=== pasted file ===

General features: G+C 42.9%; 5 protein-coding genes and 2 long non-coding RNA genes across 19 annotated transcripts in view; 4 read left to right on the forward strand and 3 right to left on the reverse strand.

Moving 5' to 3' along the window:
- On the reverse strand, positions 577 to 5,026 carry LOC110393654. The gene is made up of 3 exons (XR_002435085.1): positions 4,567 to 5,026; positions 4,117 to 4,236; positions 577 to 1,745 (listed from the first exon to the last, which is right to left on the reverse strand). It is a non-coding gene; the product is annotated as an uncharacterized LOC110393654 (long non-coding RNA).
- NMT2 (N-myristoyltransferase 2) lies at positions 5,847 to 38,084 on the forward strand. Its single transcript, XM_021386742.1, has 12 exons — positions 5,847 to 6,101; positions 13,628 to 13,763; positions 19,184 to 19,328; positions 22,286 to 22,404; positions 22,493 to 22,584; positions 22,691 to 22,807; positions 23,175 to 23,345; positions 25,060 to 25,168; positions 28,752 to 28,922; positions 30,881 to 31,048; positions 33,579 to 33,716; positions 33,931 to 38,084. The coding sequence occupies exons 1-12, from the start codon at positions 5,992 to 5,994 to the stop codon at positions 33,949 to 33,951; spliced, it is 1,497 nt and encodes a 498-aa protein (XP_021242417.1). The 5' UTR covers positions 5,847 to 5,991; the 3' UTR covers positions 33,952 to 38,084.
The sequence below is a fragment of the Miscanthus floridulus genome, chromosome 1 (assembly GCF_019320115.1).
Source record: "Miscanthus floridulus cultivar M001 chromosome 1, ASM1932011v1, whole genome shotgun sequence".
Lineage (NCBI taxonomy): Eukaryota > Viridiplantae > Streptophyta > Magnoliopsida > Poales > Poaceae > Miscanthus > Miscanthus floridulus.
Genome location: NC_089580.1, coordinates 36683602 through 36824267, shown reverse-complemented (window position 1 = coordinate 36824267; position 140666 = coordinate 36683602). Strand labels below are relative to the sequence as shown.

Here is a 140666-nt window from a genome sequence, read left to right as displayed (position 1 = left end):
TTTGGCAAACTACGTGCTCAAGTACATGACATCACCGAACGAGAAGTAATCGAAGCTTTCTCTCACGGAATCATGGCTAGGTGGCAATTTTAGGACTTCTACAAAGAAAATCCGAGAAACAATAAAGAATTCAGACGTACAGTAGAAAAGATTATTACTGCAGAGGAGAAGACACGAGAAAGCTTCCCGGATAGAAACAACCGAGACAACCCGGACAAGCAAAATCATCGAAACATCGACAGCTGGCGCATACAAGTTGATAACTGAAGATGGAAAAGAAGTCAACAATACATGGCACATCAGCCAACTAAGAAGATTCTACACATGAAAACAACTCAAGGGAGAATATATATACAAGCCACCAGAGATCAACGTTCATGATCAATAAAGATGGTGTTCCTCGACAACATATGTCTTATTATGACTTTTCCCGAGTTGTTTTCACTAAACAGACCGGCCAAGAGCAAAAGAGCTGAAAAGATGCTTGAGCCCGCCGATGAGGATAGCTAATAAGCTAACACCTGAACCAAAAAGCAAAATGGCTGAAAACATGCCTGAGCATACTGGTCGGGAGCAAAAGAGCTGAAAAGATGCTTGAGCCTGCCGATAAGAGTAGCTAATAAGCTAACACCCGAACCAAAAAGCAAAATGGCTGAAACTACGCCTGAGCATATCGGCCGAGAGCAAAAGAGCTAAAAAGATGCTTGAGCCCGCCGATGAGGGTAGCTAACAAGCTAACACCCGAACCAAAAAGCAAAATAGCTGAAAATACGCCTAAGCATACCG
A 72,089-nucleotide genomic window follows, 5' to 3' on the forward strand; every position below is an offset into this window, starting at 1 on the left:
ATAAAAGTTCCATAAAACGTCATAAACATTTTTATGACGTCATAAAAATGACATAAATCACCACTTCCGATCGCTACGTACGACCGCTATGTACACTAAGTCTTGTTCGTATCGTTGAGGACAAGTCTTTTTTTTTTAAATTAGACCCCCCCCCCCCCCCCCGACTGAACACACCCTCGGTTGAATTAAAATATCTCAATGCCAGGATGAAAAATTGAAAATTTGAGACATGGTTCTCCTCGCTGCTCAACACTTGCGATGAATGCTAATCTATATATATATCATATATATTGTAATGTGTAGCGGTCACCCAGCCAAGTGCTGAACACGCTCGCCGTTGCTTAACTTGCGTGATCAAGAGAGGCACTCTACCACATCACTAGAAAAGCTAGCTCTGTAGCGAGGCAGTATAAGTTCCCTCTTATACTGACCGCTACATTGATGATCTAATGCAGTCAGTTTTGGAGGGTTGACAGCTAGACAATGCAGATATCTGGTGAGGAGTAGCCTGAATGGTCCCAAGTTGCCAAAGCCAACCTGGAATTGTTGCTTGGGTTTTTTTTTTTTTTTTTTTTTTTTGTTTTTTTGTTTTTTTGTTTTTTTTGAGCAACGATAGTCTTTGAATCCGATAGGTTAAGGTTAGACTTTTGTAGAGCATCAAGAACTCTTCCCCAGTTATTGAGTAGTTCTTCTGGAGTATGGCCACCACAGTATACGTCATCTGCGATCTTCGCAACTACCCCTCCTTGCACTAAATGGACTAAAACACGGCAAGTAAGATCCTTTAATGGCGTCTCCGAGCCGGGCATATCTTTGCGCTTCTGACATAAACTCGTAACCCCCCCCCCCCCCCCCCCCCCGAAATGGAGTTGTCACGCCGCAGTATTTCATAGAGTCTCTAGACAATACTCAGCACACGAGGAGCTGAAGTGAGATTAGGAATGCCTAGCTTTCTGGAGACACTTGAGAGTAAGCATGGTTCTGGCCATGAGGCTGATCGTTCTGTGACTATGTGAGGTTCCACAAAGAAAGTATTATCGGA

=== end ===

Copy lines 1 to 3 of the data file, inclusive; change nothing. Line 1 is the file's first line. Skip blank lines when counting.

General features: G+C 42.9%; 5 protein-coding genes and 2 long non-coding RNA genes across 19 annotated transcripts in view; 4 read left to right on the forward strand and 3 right to left on the reverse strand.

Moving 5' to 3' along the window:
- On the reverse strand, positions 577 to 5,026 carry LOC110393654. The gene is made up of 3 exons (XR_002435085.1): positions 4,567 to 5,026; positions 4,117 to 4,236; positions 577 to 1,745 (listed from the first exon to the last, which is right to left on the reverse strand). It is a non-coding gene; the product is annotated as an uncharacterized LOC110393654 (long non-coding RNA).